Seaborne iron ore market loses steam after breaching $60 per tonne
Seaborne iron ore market experienced a slight downward correction on Friday July 29 after going above the $60-per-tonne level a day earlier.
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Prices lost their upward momentum after rising to their highest in three months, according to trading sources, some of whom disclosed that they were not holding on to cargoes.
Sales at Chinese ports had been weakening since Thursday, which puts some pressure on seaborne prices.
The slowdown in steel sales and softening steel prices have also triggered a drop in the futures market. The price of billet in Tangshan fell by 50 yuan ($8) per tonne in the late afternoon to 2,030 yuan ($305) per tonne.
A trading source in east China thinks the iron ore market will be well supported in August as long as there is strength in the steel market, which could experience some effects of stricter enforcement of environmental rules ahead of the G20 summit in Hangzhou in early September.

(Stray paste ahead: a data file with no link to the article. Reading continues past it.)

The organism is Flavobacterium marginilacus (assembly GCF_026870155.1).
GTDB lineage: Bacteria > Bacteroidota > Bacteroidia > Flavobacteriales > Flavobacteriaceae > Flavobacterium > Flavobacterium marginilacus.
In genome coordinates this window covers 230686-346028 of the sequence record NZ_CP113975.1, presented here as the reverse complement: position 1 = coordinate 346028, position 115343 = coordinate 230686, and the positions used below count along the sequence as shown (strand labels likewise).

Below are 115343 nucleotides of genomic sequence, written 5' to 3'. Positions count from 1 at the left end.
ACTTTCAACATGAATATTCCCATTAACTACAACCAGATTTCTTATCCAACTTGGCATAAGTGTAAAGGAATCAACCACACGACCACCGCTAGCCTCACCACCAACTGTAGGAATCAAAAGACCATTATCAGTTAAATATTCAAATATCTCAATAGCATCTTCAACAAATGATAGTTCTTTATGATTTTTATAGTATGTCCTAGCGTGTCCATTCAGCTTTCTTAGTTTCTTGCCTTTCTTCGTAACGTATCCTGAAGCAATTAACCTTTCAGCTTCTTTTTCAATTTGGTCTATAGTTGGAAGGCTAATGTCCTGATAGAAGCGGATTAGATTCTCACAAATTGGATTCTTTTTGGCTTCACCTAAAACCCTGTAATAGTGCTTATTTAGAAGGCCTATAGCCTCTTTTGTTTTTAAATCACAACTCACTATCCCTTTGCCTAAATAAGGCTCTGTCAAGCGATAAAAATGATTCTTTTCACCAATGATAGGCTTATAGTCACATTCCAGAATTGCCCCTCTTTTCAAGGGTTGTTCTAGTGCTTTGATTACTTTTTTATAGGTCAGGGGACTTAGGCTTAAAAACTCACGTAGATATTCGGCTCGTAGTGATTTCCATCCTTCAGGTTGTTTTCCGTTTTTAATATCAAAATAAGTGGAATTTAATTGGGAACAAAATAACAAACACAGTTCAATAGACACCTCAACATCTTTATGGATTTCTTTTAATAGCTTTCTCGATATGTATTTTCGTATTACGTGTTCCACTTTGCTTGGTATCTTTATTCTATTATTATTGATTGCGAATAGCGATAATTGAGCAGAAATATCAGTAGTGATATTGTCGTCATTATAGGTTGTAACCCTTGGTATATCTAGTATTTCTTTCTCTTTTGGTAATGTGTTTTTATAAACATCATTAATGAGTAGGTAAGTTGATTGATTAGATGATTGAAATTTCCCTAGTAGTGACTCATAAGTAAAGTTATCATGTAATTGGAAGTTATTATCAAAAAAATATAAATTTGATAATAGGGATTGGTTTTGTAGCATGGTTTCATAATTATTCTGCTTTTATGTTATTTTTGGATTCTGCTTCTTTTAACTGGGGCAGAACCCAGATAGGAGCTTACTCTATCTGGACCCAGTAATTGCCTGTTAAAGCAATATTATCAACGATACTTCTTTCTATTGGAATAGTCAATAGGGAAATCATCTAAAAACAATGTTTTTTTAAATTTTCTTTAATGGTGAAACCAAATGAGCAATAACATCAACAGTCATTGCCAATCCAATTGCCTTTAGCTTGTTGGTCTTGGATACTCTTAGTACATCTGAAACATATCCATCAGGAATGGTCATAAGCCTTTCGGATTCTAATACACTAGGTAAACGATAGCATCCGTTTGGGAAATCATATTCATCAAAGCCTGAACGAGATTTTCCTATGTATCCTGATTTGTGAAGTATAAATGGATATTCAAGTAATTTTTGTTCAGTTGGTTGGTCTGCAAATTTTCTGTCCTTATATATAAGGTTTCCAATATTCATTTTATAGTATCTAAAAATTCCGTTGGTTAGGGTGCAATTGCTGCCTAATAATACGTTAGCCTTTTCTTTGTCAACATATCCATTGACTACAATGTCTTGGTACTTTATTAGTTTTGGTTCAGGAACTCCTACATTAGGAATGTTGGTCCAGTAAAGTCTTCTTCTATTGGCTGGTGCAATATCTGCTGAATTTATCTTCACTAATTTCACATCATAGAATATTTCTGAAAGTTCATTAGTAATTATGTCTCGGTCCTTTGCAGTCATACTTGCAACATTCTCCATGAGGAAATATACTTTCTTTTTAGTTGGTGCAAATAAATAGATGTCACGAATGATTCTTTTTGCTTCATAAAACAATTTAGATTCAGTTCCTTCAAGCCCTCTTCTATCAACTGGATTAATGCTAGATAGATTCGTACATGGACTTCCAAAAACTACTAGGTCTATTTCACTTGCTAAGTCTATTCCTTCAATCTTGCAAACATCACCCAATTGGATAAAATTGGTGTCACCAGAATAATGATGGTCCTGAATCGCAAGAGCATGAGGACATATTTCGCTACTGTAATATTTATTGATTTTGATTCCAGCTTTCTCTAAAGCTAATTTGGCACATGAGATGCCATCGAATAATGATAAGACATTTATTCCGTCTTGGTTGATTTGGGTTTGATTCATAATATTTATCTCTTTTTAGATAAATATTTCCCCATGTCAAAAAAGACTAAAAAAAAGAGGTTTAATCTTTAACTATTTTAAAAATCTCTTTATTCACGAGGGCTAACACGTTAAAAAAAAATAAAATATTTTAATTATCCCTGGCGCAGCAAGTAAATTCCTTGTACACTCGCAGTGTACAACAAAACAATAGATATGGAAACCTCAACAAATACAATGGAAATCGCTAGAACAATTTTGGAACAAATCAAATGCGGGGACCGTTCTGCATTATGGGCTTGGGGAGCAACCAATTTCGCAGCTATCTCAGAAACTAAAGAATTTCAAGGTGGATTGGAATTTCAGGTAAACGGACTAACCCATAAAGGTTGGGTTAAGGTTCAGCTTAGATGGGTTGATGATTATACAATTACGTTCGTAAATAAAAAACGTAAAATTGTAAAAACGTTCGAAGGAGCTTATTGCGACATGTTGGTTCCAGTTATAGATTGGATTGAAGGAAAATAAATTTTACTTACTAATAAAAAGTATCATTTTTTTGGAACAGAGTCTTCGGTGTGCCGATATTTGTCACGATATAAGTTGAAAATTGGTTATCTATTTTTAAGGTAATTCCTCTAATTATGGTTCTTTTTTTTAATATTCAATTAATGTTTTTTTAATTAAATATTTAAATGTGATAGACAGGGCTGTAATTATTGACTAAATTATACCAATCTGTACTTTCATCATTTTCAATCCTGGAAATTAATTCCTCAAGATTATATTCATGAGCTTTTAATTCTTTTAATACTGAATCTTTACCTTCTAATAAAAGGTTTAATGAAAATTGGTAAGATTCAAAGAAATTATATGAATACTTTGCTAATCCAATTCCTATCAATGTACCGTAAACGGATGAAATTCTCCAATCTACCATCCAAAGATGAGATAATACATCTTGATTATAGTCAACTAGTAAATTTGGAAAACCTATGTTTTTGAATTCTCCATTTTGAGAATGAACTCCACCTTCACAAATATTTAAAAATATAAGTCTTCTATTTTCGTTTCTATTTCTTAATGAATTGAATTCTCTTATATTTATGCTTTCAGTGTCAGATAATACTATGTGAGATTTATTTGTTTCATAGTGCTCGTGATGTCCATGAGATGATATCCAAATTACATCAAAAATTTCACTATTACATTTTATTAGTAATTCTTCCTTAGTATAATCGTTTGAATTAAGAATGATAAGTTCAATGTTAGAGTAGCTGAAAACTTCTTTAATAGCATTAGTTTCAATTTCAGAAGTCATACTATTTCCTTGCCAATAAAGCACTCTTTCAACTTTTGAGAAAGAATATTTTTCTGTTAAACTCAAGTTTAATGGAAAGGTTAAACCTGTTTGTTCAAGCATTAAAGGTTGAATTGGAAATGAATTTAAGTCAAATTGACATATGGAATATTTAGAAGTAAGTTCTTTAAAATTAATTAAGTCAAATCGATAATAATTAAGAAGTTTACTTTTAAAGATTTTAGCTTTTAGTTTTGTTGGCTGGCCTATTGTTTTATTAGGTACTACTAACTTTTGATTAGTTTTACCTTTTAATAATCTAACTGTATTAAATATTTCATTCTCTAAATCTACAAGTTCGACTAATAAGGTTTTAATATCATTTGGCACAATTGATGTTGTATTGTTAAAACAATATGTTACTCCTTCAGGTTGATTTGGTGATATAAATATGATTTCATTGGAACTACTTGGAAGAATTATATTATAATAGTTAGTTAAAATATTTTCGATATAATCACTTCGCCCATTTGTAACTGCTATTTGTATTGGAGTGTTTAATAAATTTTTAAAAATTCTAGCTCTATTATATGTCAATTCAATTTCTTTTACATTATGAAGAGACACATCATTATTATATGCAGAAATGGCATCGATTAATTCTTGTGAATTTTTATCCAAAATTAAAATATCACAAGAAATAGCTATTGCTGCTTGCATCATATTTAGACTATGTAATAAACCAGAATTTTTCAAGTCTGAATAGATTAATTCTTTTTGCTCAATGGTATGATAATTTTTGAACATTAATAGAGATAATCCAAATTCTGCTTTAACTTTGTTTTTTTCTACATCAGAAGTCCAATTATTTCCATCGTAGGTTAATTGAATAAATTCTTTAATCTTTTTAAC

Quote of the day
“Enquiries dropped today. Most of them were only for high-grade fines,” the trading source said.
Rio Tinto sold 170,000 tonnes of 61% Fe Pilbara Blend fines, laycan August 24-September 2, at $58.51 per tonne cfr China via a tender.
Metal Bulletin’s 62% Fe Iron Ore Index stood at $60.70 per tonne cfr China on Thursday.
Vale offered 165,000 tonnes of 62.5% Fe Brazilian Blend fines at Metal Bulletin’s and Mysteel’s 62% Fe indices plus a premium of $3.65 per tonne on Global Ore. The shipment, which will depart from Malaysia on August 2, fetched a bid with a premium of $2 per tonne.
Pilbara Blend fines traded a bit lower at 440-445 yuan per wet tonne at ports in Shandong province during the day, compared with 445-450 yuan per wet tonne a day earlier.
The latest range is equivalent to $57.20-57.90 per tonne cfr China in the seaborne market.
Dalian Commodity Exchange – afternoon close
The most-traded September iron ore futures contract closed at 461 yuan ($69) per tonne on Friday, down 11.50 yuan ($1.70) per tonne from Thursday.